So they have a really delicate balance to walk between keeping us relatively fearful, but not so fearful that we stop what we’re doing and really examine how it is that they’ve been waging this.

Things We Could Have Bought Instead of a War in Iraq

image credit: Daniel Ross

Boston.com estimates the total cost of the War in Iraq at around $456 billion. What could we have bought instead? Among other things:

According to World Bank estimates, $54 billion a year would eliminate starvation and malnutrition globally by 2015, while $30 billion would provide a year of primary education for every child on earth.

At the upper range of those estimates, the $456 billion cost of the war could have fed and educated the world’s poor for five and a half years.

Hans Rosling: Myths About the Developing World

I’ve seen Hans Rosling‘s Gapminder, a stunning interactive display of world social and economic statistics, but I’ve never taken the time to watch his presentation at TED 2006 until today. His passion for visualizing data that thus far resides in a more nebulous region of global consciousness is inspiring.

Mike Davis: Fear and Money in Dubai

image credit: Niki Atashfaraz

An excellent article about Dubai’s past, present, and future:

On the rim of the war zone, a new Mecca of conspicuous consumption and economic crime, under the iron rule of Sheikh al-Maktoum. Skyscrapers half a mile high, artificial archipelagoes, fantasy theme parks—and the indentured Asian labour force that sustains them.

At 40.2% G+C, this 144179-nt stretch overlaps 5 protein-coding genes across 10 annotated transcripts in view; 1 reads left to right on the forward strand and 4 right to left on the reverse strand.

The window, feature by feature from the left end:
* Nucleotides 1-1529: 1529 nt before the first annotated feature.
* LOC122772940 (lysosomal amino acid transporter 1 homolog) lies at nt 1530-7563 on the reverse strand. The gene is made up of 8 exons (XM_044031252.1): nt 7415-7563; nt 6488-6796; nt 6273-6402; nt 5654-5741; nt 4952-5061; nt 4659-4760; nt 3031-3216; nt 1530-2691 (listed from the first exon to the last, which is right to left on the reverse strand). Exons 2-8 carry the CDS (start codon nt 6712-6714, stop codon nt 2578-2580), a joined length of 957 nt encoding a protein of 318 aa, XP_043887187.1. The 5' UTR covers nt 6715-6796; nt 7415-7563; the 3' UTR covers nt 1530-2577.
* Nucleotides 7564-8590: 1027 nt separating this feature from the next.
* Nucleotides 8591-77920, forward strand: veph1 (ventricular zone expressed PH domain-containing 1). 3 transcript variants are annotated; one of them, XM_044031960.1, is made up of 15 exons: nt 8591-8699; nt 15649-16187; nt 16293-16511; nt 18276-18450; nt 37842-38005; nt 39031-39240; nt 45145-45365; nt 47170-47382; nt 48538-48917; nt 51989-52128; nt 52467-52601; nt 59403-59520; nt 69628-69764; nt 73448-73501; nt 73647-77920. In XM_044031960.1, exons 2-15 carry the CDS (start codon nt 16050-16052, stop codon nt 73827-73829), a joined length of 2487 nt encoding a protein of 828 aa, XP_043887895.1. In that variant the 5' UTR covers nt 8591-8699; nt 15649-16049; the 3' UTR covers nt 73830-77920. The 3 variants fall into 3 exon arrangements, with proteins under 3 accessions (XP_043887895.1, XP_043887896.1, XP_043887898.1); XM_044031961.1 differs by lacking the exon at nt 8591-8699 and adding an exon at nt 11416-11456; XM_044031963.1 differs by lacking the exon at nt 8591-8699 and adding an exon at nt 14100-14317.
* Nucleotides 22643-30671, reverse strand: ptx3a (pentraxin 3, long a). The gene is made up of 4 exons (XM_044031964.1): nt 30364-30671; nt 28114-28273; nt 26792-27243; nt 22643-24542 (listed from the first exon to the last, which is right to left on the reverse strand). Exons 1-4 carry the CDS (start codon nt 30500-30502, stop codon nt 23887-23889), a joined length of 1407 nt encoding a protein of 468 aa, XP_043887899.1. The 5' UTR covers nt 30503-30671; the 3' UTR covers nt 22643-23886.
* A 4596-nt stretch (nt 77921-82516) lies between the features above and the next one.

image credit: Ryan Lackey

Thanks to his boundless enthusiasm for concrete and steel, the coastal desert has become a huge circuit board upon which the elite of transnational engineering firms and retail developers are invited to plug in high-tech clusters, entertainment zones, artificial islands, glass-domed ‘snow mountains’, Truman Show suburbs, cities within cities—whatever is big enough to be seen from space and bursting with architectural steroids. The result is not a hybrid but an eerie chimera: a promiscuous coupling of all the cyclopean fantasies of Barnum, Eiffel, Disney, Spielberg, Jon Jerde, Steve Wynn and Skidmore, Owings & Merrill. Although compared variously to Las Vegas, Manhattan, Orlando, Monaco and Singapore, the sheikhdom is more like their collective summation and mythologization: a hallucinatory pastiche of the big, the bad and the ugly.

image credit: Hisham Binsuwaif

The lodestone of Dubai, of course, is ‘peak oil’ and each time you spend $50 to fill your tank, you are helping to irrigate al-Maktoum’s oasis. Fuel prices are currently inflated by industrial China’s soaring demand as well as growing fears of war and terrorism in the global oil patch. According to the Wall Street Journal, ‘consumers will [have paid] $1.2 trillion more in 2004 and 2005 together for oil products than they did in 2003’. As in the 1970s, a huge and disruptive transfer of wealth is taking place between oil-consuming and oil-producing nations. Already visible on the horizon, moreover, is Hubbert’s Peak, the tipping point when new petroleum reserves will no longer offset global demand, and thereafter oil prices will become truly stratospheric. In some utopian economic model, perhaps, this windfall would become an investment fund for shifting the global economy to renewable energy while reducing greenhouse gas output and raising the environmental efficiency of urban systems. In the real world of capitalism, however, it has become a subsidy for the apocalyptic luxuries that Dubai is coming to epitomize.